This is a basic animation/simulation with background information about the greenhouse effect by DAMOCLES. The animation has several layers to it that allow users to drill into more detail about the natural greenhouse effect and different aspects of it, including volcanic aerosols and human impacts from burning fossil fuels.

In this activity, students research various topics about ocean health, e.g. overfishing, habitat destruction, invasive species, climate change, pollution, and ocean acidification. An optional extension activity has them creating an aquatic biosphere in a bottle experiment in which they can manipulate variables.

In this video, scientist Dr. Susan Prichard discusses the impact of pine bark beetles on western forests, including information on how climate change, specifically rising temperatures, is exacerbating the problem.

This activity is a learning game in which student teams are each assigned a different energy source. Working cooperatively, students use their reading, brainstorming, and organizational skills to hide the identity of their team's energy source while trying to guess which energy sources the other teams represent.

This lesson guides a student inquiry into properties of the ocean's carbonate buffer system, and how changes in atmospheric carbon dioxide levels may affect ocean pH and biological organisms that depend on calcification.

This interactive graphic outlines the carbon cycle, with clickable text boxes that explain and elaborate each component.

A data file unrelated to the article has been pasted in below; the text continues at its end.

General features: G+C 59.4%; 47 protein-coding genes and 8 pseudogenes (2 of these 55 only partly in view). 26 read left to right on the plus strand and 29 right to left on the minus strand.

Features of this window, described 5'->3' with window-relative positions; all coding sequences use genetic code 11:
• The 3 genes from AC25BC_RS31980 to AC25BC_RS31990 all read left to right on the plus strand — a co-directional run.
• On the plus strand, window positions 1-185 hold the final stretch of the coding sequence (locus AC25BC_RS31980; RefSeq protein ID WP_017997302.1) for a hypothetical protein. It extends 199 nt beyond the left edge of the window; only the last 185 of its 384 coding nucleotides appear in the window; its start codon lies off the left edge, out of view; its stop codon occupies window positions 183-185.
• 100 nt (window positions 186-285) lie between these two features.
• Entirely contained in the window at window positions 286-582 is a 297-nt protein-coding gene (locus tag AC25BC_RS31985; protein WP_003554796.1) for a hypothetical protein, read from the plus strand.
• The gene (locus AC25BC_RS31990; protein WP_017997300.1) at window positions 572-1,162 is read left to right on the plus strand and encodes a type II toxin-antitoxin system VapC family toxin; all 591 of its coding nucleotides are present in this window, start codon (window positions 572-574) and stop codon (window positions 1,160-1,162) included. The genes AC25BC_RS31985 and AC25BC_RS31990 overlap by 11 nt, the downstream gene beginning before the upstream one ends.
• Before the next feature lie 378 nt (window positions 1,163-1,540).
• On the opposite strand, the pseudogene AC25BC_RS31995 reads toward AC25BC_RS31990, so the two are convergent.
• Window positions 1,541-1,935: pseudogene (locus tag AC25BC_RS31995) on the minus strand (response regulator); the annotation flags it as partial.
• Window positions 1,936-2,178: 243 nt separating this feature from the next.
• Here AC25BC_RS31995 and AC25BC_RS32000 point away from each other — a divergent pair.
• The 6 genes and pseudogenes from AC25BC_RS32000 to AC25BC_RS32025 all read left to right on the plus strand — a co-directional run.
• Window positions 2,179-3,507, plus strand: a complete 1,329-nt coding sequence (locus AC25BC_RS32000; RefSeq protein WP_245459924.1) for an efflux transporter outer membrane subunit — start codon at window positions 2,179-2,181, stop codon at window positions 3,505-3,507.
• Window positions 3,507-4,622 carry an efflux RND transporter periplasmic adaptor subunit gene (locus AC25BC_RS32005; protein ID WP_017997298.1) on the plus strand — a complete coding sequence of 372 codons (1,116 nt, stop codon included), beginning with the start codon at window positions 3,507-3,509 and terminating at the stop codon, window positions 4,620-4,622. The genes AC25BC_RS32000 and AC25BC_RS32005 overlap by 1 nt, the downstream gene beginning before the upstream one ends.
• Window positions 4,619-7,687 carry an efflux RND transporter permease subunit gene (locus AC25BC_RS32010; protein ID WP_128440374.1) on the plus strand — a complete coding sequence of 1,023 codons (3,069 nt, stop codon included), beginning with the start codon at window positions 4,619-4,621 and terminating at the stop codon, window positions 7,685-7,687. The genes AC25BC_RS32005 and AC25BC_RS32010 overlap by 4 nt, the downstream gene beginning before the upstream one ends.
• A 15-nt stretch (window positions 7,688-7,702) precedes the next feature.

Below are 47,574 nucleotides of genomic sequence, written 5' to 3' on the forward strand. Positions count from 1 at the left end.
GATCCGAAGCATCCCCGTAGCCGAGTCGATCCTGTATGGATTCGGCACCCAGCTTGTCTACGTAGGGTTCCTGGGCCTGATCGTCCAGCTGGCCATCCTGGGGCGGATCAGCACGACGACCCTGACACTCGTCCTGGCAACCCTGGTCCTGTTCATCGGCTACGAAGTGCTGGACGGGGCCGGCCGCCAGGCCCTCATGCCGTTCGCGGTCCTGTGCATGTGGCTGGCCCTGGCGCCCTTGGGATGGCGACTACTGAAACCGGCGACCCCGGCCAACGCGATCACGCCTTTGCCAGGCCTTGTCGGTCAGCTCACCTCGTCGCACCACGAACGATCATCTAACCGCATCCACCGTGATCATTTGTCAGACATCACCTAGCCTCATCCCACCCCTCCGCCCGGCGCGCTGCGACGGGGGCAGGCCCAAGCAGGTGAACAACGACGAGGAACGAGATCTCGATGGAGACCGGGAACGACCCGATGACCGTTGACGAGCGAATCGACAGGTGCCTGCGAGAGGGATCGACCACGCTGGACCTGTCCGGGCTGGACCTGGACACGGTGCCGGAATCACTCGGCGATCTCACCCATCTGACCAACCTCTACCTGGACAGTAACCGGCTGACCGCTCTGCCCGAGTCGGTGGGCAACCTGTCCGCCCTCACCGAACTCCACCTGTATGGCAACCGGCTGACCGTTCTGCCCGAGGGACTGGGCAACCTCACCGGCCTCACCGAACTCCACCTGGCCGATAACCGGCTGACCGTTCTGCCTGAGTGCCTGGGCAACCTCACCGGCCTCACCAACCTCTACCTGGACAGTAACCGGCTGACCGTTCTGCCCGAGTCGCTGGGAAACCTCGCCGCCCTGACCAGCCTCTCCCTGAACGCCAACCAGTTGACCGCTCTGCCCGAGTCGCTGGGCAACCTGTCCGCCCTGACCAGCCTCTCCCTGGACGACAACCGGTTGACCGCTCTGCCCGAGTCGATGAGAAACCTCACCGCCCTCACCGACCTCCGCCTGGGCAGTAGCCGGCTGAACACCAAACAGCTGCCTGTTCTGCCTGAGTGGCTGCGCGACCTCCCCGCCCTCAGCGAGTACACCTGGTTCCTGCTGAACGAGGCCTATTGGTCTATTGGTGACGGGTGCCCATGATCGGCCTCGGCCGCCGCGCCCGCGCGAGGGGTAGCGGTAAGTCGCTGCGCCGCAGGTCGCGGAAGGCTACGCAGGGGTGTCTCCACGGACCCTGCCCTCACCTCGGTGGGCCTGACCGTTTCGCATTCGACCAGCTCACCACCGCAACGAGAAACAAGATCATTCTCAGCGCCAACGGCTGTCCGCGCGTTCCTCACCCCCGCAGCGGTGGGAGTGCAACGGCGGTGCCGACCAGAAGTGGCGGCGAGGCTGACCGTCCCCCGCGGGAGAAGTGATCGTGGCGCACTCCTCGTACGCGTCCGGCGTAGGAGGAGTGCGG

This short video from Climate Central explains the technology used to monitor changes in Arctic sea ice. Long-term tracking (since the late 1970's) shows Arctic sea ice has been on a steady decline and this could have significant implications for global temperatures.

This resource is about the urban heat island effect. Students access student-collected surface temperature data provided through the GLOBE program and analyze the data with My World GIS.

This video describes why tropical ice cores are important and provide different information than polar ice cores, why getting them now is important (they are disappearing), and how scientists get them. The work of glaciologist Lonnie Thompson is featured, with a focus on his work collecting cores of ice from high mountain glaciers that contain significant data about past climate change.

This introductory video addresses key points as well as pros and cons of oil as an energy source for transportation.

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